SAFE, Knox

Tim Wagner, VP and general manager of Samsung Mobile's enterprise business, told news media that, instead of creating a desktop app first and then some version of that for mobile later, Samsung was looking for developers to create the apps with "full functionality on mobile devices," with mobile coming first. He added that Samsung has the ambitious goal of becoming the top mobile device provider to businesses within the next 18 months.

The new Exchange is only the latest effort by the company, now the world's largest smartphone marker, to woo business users. In 2011, for instance, Samsung launched its Samsung for Enterprise (SAFE) effort, which labeled devices as being enterprise-ready by providing them with encryption, virtual private networks, and IT-pleasing remote wipe, among other mobile device management functions. Last year, the company released its Knox security platform, which offers the ability...

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Alibaba’s Woes Could Speed Twitter IPO

Events playing out in Hong Kong suggest that any initial public offering of Twitter shares in the U.S. will come sooner, rather than later.

As noted in this column in July, the biggest Internet IPO on the horizon will come not from the San Francisco-based social media start-up but from Alibaba Group Holding, a fast-growing e-commerce company with headquarters on mainland China.

Earlier this year, Alibaba signaled it would offer its shares on the Hong Kong Stock Exchange, which last month celebrated 20 years of accepting such listings from mainland companies.

But Alibaba's plans for a listing in the former British colony have hit a major snag, as exchange officials there rejected its proposed ownership structure, saying it violates rules that protect the rights of ordinary shareholders.

The company's failure to get the rules exemption it asked for in Hong Kong makes it more likely Alibaba will list its IPO shares in New York instead.

Such a move would very likely push a U.S. listing by Alibaba into the first or second quarter of next year, as it would take time for the company to clear regulatory hurdles and adjust its accounting to conform to U.S. rules.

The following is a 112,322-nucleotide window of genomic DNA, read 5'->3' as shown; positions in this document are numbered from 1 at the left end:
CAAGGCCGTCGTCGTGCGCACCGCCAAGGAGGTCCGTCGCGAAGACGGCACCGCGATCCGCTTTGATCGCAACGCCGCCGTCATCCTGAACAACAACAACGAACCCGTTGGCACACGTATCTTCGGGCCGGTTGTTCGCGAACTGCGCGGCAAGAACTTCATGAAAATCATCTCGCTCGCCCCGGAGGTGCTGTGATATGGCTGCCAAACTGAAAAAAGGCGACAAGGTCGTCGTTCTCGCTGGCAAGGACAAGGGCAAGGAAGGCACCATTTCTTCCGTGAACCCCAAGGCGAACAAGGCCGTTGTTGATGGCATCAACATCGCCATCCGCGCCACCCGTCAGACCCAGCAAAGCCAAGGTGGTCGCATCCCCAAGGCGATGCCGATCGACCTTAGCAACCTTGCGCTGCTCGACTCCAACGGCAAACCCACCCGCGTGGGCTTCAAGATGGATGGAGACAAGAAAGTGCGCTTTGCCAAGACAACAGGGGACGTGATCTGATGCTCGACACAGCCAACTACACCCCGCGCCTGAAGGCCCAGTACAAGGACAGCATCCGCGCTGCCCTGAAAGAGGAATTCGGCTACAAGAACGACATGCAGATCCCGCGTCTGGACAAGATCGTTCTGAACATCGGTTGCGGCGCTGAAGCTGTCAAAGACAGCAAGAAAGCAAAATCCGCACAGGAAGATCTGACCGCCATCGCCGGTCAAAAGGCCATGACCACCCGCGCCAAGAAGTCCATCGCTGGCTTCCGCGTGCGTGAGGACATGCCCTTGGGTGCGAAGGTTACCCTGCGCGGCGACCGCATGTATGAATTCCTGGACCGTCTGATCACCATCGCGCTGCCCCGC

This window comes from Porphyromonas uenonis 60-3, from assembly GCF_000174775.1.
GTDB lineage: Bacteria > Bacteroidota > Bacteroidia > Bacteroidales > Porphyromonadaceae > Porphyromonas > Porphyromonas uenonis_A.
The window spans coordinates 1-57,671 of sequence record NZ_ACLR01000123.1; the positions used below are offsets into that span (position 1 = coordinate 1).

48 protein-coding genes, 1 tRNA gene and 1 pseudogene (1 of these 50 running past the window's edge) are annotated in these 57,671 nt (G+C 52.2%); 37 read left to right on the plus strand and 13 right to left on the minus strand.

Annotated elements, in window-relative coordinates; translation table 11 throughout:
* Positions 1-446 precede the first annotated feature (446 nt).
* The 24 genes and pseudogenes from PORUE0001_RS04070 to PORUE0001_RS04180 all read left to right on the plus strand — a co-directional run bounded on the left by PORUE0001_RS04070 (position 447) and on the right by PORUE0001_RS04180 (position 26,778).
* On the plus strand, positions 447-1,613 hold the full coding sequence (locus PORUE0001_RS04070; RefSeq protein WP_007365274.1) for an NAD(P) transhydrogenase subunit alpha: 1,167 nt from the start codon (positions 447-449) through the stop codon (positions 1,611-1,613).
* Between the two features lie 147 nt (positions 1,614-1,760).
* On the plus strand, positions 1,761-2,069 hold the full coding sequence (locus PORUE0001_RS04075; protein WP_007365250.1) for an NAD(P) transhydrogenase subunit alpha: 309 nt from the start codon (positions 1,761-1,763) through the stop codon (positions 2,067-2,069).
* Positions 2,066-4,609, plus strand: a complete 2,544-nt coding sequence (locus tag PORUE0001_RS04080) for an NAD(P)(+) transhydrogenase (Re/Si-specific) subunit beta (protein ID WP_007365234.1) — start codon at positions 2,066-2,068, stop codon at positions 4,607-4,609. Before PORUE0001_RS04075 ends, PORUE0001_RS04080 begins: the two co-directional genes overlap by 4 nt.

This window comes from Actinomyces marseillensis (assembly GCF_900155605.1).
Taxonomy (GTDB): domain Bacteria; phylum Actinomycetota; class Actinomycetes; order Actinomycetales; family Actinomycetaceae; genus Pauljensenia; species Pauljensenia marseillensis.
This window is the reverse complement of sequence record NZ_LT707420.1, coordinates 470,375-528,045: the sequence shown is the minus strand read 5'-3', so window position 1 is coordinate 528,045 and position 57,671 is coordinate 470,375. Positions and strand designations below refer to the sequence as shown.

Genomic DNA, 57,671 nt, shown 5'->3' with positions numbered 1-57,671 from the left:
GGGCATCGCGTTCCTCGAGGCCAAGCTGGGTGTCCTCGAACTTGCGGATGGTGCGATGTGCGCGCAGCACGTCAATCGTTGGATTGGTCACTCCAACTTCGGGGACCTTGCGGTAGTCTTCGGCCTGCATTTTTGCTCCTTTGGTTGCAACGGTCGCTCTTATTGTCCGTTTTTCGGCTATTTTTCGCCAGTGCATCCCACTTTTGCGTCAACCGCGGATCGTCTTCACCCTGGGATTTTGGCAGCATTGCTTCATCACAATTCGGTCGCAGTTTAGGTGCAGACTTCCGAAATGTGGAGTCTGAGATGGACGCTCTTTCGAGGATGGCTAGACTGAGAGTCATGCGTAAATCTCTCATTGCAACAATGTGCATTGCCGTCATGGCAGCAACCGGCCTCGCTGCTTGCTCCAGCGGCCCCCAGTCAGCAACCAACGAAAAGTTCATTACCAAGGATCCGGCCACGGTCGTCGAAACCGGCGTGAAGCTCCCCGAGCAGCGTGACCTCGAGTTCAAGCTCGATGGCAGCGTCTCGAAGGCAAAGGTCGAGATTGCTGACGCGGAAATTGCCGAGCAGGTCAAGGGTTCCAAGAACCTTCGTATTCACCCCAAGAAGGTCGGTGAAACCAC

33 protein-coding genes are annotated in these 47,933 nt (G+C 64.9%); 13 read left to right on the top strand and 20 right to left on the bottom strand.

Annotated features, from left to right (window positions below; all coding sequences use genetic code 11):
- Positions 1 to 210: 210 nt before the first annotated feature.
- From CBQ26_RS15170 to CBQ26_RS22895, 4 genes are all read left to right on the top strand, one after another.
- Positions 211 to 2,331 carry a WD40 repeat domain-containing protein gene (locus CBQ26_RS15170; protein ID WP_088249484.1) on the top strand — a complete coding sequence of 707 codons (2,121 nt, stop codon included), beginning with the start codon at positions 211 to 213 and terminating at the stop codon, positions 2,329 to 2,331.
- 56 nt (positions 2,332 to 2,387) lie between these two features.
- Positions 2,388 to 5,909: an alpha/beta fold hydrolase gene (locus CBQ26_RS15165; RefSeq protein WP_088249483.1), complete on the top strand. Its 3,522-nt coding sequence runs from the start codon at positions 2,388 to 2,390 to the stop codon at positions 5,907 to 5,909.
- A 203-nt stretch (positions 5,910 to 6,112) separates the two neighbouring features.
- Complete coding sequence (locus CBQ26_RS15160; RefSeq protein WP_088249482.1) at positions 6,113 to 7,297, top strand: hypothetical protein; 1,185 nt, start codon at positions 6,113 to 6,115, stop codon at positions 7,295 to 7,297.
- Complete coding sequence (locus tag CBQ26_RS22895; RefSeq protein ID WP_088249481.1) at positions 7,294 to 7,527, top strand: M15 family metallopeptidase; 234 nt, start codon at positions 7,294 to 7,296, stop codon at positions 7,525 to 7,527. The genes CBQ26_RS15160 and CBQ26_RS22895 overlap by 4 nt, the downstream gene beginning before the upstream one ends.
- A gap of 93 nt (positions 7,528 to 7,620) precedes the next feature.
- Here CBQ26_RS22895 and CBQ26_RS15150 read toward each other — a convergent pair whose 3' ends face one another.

It would also put the offering in competition with Twitter's -- if the U.S.-based firm hasn't executed its IPO by then.

Alibaba is at least several times the size of Twitter, as measured by revenue.

According to figures made public in July by Yahoo, which owns approximately 24% of Alibaba, revenue for the China-based firm soared 71% to $1.38 billion for the quarter ended in March.

That size and rate of growth suggest the company will post 2013 revenue of more than $5 billion, though we won't know for sure until Alibaba discloses its financial statements.

Twitter also hasn't yet disclosed details of its business, choosing instead to file its initial registration statement...

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Airlines Crunch Passenger Data for Customized Offers

U.S. airlines are introducing a new bevy of fees, but this time passengers might actually like them. Unlike the first generation of charges which dinged fliers for once-free services like checking a bag, these new fees promise a taste of the good life, or at least a more civil flight.

Extra legroom, early boarding and access to quiet lounges were just the beginning. Airlines are now renting Apple iPads preloaded with movies, selling hot first class meals in coach and letting passengers pay to have an empty seat next to them. Once on the ground, they can skip baggage claim, having their luggage delivered directly to their home or office.

In the near future, airlines plan to go one step further, using massive amounts of personal data to customize new offers for each flier.

"We've moved from takeaways to enhancements," says John F. Thomas of L.E.K. Consulting. "It's all about personalizing the travel experience."

Carriers have struggled to raise airfares enough to cover costs. Fees bring in more than $15 billion a year and are the reason the airlines are profitable. But the amount of money coming in from older charges like baggage and reservation change fees has plateaued. So the airlines are selling new extras and copying marketing methods honed by retailers.

Technological upgrades allow airlines to sell products directly to passengers at booking, in follow-up emails as trips approach, at check-in and on mobile phones minutes before boarding. Delta Air Lines recently gave its flight attendants wireless devices, allowing them to sell passengers last-second upgrades to seats with more legroom.

And just like Amazon.com offers suggested readings based on each buyer's past purchases, airlines soon will be able to use past behavior to target fliers.

"We have massive amounts of data," says Delta CEO Richard Anderson. "We know who you are. We know what your history...

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NASA To Launch 3-D Printer into Space